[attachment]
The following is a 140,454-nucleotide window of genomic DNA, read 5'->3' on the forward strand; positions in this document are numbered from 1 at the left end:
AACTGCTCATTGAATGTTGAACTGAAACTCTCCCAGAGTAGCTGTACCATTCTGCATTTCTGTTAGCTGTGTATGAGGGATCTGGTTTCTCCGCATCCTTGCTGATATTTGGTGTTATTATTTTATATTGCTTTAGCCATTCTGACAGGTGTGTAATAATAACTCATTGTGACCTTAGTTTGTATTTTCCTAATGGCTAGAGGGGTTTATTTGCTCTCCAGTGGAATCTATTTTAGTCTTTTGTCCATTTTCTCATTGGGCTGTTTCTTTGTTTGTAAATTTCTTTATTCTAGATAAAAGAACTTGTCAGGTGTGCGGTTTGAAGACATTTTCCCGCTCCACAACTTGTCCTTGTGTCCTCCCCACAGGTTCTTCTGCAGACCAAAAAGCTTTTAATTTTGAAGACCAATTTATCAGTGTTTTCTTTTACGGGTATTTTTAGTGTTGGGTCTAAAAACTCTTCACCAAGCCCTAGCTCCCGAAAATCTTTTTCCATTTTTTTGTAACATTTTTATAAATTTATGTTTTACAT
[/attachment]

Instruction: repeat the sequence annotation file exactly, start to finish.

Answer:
The following is a 140,454-nucleotide window of genomic DNA, read 5'->3' on the forward strand; positions in this document are numbered from 1 at the left end:
AACTGCTCATTGAATGTTGAACTGAAACTCTCCCAGAGTAGCTGTACCATTCTGCATTTCTGTTAGCTGTGTATGAGGGATCTGGTTTCTCCGCATCCTTGCTGATATTTGGTGTTATTATTTTATATTGCTTTAGCCATTCTGACAGGTGTGTAATAATAACTCATTGTGACCTTAGTTTGTATTTTCCTAATGGCTAGAGGGGTTTATTTGCTCTCCAGTGGAATCTATTTTAGTCTTTTGTCCATTTTCTCATTGGGCTGTTTCTTTGTTTGTAAATTTCTTTATTCTAGATAAAAGAACTTGTCAGGTGTGCGGTTTGAAGACATTTTCCCGCTCCACAACTTGTCCTTGTGTCCTCCCCACAGGTTCTTCTGCAGACCAAAAAGCTTTTAATTTTGAAGACCAATTTATCAGTGTTTTCTTTTACGGGTATTTTTAGTGTTGGGTCTAAAAACTCTTCACCAAGCCCTAGCTCCCGAAAATCTTTTTCCATTTTTTTGTAACATTTTTATAAATTTATGTTTTACAT